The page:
As a good newspaper person, Rose chooses to educate readers with this little reality check.

“Nowhere do so many religions coexist peacefully as in a democracy where freedom of expression is a fundamental right. In Saudi Arabia, you can get arrested for wearing a cross or having a Bible in your suitcase, while Muslims in secular Denmark can have their own mosques, cemeteries, schools, and TV and radio stations.”


For Danish Imam Laban's terrorist connections, see articles in Jihad ready or are we "tooned" out ?

The lie and the images.
Anatomy of an outrage - Cartoon : Aug 2005 - mid-February 2006


January 10 - February 20, 2006 by Reuters
Chronology Protest by Reuters
Protests over Prophet Mohammad cartoons

September 2005 - February 2006 from Wikipedia
Timeline of the Jyllands-Posten Muhammad cartoons controversy
- This article documents a current event. Information may change rapidly as the event progresses.-

Flemming Rose, the cultural editor of Jyllands-Posten, commissioned twelve cartoonists to draw cartoons in response to the difficulty that Danish writer Kåre Bluitgen had finding artists to illustrate his children's book about Muhammad, because the artists feared violent attacks by extremist Muslims.
September 30:
The cartoons of Islamic prophet Muhammad are printed in the Danish daily newspaper, Jyllands-Posten.

October 9:
The Islamic Society in Denmark demands that Jyllands-Posten apologise to all Muslims and withdraw the cartoons.
October 14:
3,500 people stage a peaceful demonstration outside the Copenhagen office of Jyllands-Posten.
Two of the cartoonists are advised to go into hiding after receiving death threats[3].
October 17:
Egyptian Newspaper El Fagr publishes six of the cartoons during Ramadan along with an article strongly denouncing them, but the publication of the images did not engender any known protests from either Egyptian religious authorities nor the Egyptian government.[4][5]
October 19:
Eleven ambassadors request a meeting with the Prime Minister of Denmark, Anders Fogh Rasmussen, and want him to distance himself from the cartoons in Jyllands-Posten as well as various other allegedly derogatory comments about Islam in the Danish media. The Prime Minister refused to meet the ambassadors, on the grounds that he cannot infringe on the freedom of the press.
October 28:
Danish police are notified by a number of Muslim organizations, claiming that the intention of the publication of the cartoons has been to "mock and deride" the Muslim faith, something the Danish penal code prohibits (§ 140)... find it here.

Latest positions today February 20


Putin - Totalitarian regime is being reinstalledl in Russia.
Loosing everything for publishing cartoons.
Volgograd newspaper's license withdrawn after religious cartoon
Feb 20

(RIA Novosti) - " A local media and culture watchdog has annulled the license of a newspaper in the southern Russian city of Volgograd embroiled in a controversy over the publication of a cartoon depicting religious figures, the paper's founder company said Monday.
The head of the municipal company Volgograd Inform, Konstantin Karkachev, said that as of February 21, Gorodskye Vesti newspaper would be banned from publishing. ..."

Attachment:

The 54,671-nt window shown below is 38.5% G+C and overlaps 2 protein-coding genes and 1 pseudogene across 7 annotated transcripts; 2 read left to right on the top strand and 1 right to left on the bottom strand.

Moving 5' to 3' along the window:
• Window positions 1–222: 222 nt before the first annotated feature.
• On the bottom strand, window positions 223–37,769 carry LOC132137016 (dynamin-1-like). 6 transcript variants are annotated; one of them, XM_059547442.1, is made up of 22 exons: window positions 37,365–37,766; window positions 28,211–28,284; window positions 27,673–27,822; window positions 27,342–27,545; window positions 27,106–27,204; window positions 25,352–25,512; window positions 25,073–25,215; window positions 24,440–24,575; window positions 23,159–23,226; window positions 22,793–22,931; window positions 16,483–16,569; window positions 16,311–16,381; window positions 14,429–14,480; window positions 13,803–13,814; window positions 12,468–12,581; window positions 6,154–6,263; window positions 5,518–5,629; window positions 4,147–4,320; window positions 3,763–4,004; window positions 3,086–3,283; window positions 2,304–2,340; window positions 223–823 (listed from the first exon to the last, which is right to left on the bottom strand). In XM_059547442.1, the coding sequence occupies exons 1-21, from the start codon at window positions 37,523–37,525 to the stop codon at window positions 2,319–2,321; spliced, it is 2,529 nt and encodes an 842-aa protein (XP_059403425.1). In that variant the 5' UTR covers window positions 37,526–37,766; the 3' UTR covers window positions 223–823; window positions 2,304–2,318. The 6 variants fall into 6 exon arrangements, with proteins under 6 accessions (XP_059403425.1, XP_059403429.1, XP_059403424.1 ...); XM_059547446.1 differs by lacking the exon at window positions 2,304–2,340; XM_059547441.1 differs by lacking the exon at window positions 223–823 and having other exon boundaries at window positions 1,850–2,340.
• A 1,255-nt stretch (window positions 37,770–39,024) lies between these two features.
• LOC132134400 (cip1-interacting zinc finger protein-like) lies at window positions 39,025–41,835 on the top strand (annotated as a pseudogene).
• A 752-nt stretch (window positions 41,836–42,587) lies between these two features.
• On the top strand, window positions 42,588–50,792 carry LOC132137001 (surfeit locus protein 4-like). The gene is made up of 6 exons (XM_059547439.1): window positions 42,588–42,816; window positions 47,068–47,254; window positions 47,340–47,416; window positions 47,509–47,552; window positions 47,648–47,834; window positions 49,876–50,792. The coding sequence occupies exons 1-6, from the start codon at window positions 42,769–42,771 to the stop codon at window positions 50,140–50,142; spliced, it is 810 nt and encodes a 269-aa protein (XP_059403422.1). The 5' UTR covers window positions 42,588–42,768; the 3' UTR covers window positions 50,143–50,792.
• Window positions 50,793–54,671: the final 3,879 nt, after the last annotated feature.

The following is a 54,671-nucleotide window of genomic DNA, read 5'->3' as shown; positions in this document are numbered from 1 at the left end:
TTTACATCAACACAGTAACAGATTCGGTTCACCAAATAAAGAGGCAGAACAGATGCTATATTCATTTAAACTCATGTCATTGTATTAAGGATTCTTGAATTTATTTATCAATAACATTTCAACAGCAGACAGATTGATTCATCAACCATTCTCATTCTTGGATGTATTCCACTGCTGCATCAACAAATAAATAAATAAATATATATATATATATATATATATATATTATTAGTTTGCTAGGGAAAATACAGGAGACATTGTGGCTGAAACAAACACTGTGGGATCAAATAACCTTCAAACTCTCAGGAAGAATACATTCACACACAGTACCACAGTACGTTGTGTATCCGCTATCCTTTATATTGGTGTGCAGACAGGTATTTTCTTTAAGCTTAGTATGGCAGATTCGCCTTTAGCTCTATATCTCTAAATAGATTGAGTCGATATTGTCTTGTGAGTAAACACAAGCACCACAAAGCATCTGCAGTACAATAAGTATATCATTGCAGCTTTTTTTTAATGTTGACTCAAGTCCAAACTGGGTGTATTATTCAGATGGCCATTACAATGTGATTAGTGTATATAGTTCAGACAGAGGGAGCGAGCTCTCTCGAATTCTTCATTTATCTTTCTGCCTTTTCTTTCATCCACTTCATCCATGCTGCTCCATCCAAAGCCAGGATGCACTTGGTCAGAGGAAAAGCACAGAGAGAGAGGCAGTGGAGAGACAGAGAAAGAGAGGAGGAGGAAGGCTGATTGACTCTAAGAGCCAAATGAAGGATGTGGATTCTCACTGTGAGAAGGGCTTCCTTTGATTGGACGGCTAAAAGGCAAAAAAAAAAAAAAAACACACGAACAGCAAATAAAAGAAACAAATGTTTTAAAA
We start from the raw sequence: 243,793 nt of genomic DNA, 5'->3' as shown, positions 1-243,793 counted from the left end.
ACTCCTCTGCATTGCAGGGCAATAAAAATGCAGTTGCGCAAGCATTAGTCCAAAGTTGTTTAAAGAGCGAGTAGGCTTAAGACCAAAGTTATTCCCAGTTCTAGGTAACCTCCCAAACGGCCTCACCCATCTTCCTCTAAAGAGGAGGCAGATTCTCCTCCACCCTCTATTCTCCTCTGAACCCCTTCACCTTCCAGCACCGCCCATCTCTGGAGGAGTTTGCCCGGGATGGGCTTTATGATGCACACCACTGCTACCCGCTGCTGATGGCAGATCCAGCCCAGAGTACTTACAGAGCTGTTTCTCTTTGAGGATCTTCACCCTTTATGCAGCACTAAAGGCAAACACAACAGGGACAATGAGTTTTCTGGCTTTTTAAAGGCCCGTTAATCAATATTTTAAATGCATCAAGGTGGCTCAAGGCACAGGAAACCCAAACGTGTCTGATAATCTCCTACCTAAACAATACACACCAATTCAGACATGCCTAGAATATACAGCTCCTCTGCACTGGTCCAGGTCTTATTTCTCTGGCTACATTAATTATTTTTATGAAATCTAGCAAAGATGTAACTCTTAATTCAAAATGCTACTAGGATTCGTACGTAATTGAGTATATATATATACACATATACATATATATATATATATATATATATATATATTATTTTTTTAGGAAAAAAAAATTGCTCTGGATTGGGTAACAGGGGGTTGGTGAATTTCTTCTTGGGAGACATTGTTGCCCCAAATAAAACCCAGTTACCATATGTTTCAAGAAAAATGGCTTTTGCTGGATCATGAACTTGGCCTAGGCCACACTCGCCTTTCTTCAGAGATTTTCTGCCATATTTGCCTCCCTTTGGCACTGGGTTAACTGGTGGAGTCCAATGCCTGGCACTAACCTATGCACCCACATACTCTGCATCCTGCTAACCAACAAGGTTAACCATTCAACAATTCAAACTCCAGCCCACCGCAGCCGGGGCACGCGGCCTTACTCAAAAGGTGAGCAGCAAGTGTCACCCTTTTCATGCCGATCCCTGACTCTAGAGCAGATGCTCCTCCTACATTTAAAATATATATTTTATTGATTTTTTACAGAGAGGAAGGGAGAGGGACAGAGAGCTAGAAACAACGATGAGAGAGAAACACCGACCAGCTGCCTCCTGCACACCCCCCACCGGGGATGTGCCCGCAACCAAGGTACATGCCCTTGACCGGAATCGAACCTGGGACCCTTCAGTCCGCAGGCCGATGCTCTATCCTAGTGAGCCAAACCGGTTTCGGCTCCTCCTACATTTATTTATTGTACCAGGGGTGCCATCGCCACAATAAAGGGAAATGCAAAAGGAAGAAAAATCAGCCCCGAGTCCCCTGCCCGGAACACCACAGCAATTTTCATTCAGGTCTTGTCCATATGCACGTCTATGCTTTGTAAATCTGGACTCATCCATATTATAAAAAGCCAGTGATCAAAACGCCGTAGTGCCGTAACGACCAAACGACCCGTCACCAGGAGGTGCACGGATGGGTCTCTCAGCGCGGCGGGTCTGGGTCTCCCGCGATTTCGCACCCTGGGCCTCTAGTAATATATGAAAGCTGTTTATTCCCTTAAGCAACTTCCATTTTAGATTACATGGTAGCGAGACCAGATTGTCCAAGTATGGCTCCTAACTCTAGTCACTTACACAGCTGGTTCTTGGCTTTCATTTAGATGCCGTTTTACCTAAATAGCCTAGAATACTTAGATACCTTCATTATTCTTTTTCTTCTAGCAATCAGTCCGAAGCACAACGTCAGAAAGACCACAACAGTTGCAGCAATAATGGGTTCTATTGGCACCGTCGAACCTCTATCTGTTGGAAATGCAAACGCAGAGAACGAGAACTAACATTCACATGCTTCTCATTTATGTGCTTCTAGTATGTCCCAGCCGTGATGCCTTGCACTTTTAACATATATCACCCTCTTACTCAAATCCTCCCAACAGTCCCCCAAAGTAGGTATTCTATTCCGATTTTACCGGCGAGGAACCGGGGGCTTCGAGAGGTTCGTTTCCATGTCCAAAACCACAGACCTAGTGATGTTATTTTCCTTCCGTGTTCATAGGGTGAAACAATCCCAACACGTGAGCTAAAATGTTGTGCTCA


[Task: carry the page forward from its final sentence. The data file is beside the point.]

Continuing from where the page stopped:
Wahhabist maddras world center
Pakistan Islamists target "Bush and Mush" on cartoons
By Raja Asghar - Reuters
Feb. 20, 2006

"ISLAMABAD, Feb 20 (Reuters) - Pakistani Islamists vowed on Monday to broaden a campaign against cartoons of the Prophet Mohammad to target the Pakistani and U.S. presidents.

But they failed in an attempt to have parliament debate how the authorities have tried to clamp down on the unrest..."

Positioning itself for the control of the Islamic anger and fanatism, a prized power switch.
Iran Official: End Cartoon Riots
Fox. AP
Feb 20, 2006

Iranian Urges End to Violence Over Drawings
Feb. 20, 2006.
Globe and Mail

Interesting commentaries

The myth of a vibrant "moderate Islam."
By Andrew C. McCarthy
Feb. 20, 2006
Benador Associated

"So here we are again, a dazed planet brushing ourselves off and surveying the wreckage from the worst spree of Islam-inspired rioting, bombing, murder, and mayhem since ... well, since the last one. And the one before that... Here."

Must also read Because They Hate
By Brigitte Gabriel
Feb. 20, 2006

Selected excerpts from Brigitte Gabriel's speech delivered at the Intelligence Summit in Washington DC, February 18, 2006.

"We gather here today to share information and knowledge. Intelligence is not merely cold hard data about numerical strength or armament or disposition of military forces. The most important element of intelligence has to be understanding the mindset and intention of the enemy. The West has been wallowing in a state of ignorance and denial for thirty years as Muslim extremist perpetrated evil against innocent victims in the name of Allah.

I was ten years old when my home exploded around me, burying me under the rubble and leaving me to drink my blood to survive, as the perpetrators shouted “Allah Akbar!” My only crime was that I was a Christian living in a Christian town. At 10 years old, I learned the meaning of the word "infidel."

Brigitte Gabriel - Expert on the Middle East conflict and lectures nationally and internationally on the subject. She's the former news anchor of World News for Middle East television and the founder of

Islam’s Torture of Lebanon
By Jamie Glazov
August 11, 2005

"Frontpage Interview guest today is Brigitte Gabriel, a survivor of Islam's Jihad against Lebanese Christians..."

Photo source for map of South West Asia